Need a quick getaway? Take a short drive from the Front Range up to this rocking pocket of singletrack and secluded hikes.
Bailey’s unassuming location along a bend in the road on US Highway 285 belies its role as a gateway to some of Colorado’s best wilderness adventures. The venerable town sprang to life in 1864 when William Bailey established a ranch and stagecoach stop—12 years before Colorado was granted statehood. While the history of the area is rich, most people come to Bailey to get outdoors and play in the Buffalo Creek Recreation Area in Pike National Forest. The beginnings of a magical matrix of trails were just coming to life at Buff Creek when the catastrophic Buffalo Creek Fire incinerated over 12,000 acres in 1996. What rose from the ashes has evolved into 60-plus miles of the some of best singletrack mountain biking in the West. While the area was once known primarily for beginner and intermediate singletrack, the 2011 addition of the gnarly Blackjack Trail, intentionally designed to offer legit technical riding along Raspberry Ridge, added some technical challenge.
Mountain biking may be king in Bailey, but hikers, campers and backpackers also have plenty to explore. The 486-mile Colorado Trail traverses through Buffalo Creek, with several established campgrounds for both backcountry stays and car camping. And among the summit hikes within striking distance of Bailey sit two unheralded but gorgeous 13,000-foot summits: 13,07-foot Whale Peak and 13,575-foot Rosalie Peak. Finally, anglers have in-town access to Scott McGraw Memorial Park and the north fork of the South Platte River, known for brown and rainbow trout.
The majority of the Buffalo Creek area trails are sweet, sweet, singletrack that’s fun for casual riders as well as hardcores. Descents are fast and curvy as they blaze through the apocalyptically charred burn zones and into vanilla-scented pine forests, where welcome pockets of shade and lazy creeks await. Charlie’s Cutoff (one of the oldest trails at Buff Creek), Shinglemill, and Morrison Creek provide some of the best descents, while the steady rhythm of the Colorado Trail from the Rolling Creek Trailhead is a great way to access the larger network.
Sustained climbs balance out the equation. In 2017, crews reworked the 2.9-mile Bald Mountain Trail into a buttery ascent, offering a pleasant grind through bulbous rock formations. The 5.2-mile Nice Kitty Trail presents a challenging intermediate climb with a few brief sections of slick-rock-like step ups in the midst of steep-but-rideable switchbacks. And for advanced riders, the aforementioned Blackjack Trail offers a series of casino-themed obstacles that include gutsy rolloffs and demanding technical rock drops.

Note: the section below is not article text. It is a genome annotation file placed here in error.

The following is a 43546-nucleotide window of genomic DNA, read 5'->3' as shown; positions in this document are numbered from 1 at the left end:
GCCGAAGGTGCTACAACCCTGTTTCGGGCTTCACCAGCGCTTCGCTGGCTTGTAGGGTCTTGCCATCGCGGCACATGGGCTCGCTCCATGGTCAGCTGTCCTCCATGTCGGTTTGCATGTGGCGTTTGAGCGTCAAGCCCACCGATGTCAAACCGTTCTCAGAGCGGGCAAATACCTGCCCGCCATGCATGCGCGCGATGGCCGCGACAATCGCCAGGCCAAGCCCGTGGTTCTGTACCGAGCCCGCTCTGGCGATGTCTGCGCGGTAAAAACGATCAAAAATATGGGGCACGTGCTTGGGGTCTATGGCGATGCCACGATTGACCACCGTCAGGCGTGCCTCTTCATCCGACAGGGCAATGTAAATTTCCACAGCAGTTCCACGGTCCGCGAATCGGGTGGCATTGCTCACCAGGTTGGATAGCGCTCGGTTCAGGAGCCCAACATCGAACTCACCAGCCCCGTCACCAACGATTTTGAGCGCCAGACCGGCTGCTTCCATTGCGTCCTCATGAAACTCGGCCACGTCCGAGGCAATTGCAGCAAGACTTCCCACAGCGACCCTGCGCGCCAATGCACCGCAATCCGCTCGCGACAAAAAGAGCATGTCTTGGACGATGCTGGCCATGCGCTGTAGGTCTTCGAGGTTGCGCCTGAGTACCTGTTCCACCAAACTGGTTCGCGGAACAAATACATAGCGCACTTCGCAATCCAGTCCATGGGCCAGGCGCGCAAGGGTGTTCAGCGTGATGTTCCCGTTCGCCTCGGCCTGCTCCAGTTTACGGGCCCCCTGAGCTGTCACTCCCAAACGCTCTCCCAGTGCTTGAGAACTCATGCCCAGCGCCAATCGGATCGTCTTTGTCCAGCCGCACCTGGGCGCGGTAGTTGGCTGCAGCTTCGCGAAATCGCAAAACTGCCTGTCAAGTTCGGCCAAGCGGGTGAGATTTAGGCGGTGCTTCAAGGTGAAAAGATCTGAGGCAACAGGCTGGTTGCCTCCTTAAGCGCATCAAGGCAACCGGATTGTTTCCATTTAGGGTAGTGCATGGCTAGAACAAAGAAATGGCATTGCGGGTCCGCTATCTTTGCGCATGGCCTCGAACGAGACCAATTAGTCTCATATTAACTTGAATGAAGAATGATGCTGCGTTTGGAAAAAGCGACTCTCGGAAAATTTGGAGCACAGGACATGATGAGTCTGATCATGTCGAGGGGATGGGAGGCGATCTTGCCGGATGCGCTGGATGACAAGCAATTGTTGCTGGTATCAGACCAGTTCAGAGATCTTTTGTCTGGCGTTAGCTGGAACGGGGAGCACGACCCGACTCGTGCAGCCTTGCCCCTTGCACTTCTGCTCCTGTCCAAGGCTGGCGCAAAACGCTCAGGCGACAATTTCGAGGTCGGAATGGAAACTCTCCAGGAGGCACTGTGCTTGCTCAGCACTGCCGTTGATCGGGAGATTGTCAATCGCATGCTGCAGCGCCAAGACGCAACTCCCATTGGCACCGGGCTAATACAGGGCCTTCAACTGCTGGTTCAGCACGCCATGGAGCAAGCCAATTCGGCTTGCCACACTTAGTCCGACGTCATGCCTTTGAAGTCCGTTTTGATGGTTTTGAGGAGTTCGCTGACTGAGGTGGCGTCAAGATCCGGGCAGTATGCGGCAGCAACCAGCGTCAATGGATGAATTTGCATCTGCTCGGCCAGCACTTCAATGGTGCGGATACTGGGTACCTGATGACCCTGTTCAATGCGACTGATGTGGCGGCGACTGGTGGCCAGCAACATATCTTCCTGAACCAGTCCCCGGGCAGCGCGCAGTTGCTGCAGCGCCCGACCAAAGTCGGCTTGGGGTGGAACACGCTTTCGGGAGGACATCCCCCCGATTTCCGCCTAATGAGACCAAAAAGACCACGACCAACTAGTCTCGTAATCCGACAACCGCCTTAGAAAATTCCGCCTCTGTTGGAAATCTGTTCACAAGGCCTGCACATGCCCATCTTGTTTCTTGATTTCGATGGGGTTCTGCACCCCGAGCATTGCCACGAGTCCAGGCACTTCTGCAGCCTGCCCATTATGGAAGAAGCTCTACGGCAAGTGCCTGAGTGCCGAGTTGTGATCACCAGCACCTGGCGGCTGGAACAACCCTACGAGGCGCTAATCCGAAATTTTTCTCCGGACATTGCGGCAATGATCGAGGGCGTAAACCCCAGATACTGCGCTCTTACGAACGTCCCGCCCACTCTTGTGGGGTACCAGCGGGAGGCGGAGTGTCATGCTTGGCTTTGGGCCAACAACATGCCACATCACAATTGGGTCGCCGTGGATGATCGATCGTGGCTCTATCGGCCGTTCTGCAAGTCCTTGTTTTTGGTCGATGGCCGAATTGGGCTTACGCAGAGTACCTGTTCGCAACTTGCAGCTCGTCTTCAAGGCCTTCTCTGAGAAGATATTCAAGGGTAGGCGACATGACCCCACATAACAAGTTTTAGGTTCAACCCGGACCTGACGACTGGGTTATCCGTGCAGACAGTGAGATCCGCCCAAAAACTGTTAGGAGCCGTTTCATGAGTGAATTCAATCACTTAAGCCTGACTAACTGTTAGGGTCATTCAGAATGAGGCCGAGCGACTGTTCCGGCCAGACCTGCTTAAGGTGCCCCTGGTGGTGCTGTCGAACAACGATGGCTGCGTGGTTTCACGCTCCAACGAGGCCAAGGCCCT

Linking together these and other trails in the system is what makes Buff Creek such a fun place to ride. The trails are multi-directional and even on busy weekends, the crowds disperse, leaving little bike traffic to contend with. There are several trailheads—some, like Miller Gulch, offer free dispersed camping—that prove ideal for point-to-point rides. Late summer and autumn can offer ideal conditions, especially if a little rain has made the singletrack a touch tacky. To learn more about specific trails, check out Mountain Bike Project’s Buffalo Creek page (mtbproject.com/directory/8011430/buffalo-creek-trail-system).
The 9.6-mile stretch of the Colorado Trail known as Segment 2 traverses through Buff Creek. As the CT crosses through the burn zones, shade and water are in scarce supply. Spring, autumn and even early winter are great times to see all the beauty of the slowly recovering burn-zone flora and you’ll find plenty of camping spots for overnights.
In the heat of the summer sun, escaping to higher altitudes (and possibly tromping through lingering snow fields) is the best way to beat the heat. Hall Valley Campground and the Gibson Lake Trailhead offer access to 13,078-foot Whale Peak (bit.ly/2zpfJ6F), an excellent 6.6-mile, class 2 hike that shares the Gibson Lake Trail to treeline, then requires an easy off-trail scramble along broad slopes to its lightly visited summit.
Start about 30 minutes from Bailey at the Deer Creek Trailhead on Tanglewood Creek to climb 13,575-foot Rosalie Peak (bit.ly/2KL9Aa5). The recently renovated trail offers an easy but long 10.5-mile out-and-back to Colorado’s 207th highest mountain. En route, you’ll pass twisted patches of bristlecone pine, some of which may be more than 2,000 years old.
Most people who stay overnight camp at one of the campgrounds at Buffalo Creek. Dispersed camping is free at designated sites such as Miller Gulch and along the CT and there is paid camping with facilities at the Buffalo Campground and Meadows Group Campground. Those looking for a lodge with Wi-Fi and hot showers, check out Lynwood Park (lynwoodparkbailey.com) or Bailey View Cabin (baileyviewcabin.com), both reasonably-priced, rustic and comfortable.
At Rustic Station (rusticstationrestaurant.com), mountain bike jerseys hang on the wall next to taxidermied animal heads. The classic American food is perfect after a long ride and there are plenty of good vegetarian options. The Cut Throat Cafe (cutthroatcafebailey.com) plates pub food and a relaxed vibe. And finally, China Village has excellent Asian cuisine and friendly service—maybe a bit unexpected in a Colorado ranch town, but a worthy spot to grab a bite.